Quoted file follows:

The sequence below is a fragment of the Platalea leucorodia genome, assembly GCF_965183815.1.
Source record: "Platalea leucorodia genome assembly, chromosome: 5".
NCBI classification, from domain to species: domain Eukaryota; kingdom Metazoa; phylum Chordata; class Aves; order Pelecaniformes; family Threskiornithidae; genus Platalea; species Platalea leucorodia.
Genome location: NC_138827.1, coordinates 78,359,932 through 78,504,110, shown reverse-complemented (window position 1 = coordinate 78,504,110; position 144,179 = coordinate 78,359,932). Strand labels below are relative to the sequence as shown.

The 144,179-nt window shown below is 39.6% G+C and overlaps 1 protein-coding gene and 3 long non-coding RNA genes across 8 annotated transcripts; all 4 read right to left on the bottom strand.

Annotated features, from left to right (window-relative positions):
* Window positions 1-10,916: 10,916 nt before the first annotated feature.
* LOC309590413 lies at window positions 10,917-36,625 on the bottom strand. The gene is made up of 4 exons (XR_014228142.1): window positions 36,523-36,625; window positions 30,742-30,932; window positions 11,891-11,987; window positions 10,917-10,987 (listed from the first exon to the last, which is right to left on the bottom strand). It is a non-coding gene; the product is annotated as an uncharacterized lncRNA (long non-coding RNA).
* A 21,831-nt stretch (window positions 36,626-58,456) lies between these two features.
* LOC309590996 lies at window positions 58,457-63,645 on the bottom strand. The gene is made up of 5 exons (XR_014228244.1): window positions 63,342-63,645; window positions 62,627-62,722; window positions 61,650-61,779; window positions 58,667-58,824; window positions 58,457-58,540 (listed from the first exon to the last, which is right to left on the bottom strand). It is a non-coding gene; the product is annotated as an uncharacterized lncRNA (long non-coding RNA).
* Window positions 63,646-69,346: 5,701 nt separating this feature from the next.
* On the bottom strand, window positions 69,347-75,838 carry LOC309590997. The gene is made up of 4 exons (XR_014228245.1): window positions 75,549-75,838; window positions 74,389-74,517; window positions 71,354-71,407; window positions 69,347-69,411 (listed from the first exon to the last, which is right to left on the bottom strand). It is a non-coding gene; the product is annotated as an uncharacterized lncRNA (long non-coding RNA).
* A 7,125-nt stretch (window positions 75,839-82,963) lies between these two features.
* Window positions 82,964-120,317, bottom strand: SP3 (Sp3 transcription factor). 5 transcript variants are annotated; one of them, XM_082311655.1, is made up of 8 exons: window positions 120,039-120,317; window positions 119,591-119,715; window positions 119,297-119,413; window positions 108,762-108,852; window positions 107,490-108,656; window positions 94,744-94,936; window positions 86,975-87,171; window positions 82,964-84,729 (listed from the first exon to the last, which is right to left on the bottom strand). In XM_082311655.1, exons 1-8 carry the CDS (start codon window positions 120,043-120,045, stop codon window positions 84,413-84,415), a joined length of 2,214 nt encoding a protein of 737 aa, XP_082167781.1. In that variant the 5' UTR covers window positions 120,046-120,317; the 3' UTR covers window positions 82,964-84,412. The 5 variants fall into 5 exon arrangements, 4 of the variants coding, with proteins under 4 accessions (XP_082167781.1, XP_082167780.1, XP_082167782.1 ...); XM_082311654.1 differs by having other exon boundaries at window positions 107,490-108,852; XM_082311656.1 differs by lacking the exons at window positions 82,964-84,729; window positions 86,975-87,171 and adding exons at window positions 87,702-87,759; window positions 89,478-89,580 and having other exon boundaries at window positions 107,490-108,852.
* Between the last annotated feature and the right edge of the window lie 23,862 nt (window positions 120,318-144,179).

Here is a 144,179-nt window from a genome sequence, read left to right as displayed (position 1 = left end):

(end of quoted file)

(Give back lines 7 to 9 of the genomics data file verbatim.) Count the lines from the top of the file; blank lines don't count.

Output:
* Window positions 1-10,916: 10,916 nt before the first annotated feature.
* LOC309590413 lies at window positions 10,917-36,625 on the bottom strand. The gene is made up of 4 exons (XR_014228142.1): window positions 36,523-36,625; window positions 30,742-30,932; window positions 11,891-11,987; window positions 10,917-10,987 (listed from the first exon to the last, which is right to left on the bottom strand). It is a non-coding gene; the product is annotated as an uncharacterized lncRNA (long non-coding RNA).
* A 21,831-nt stretch (window positions 36,626-58,456) lies between these two features.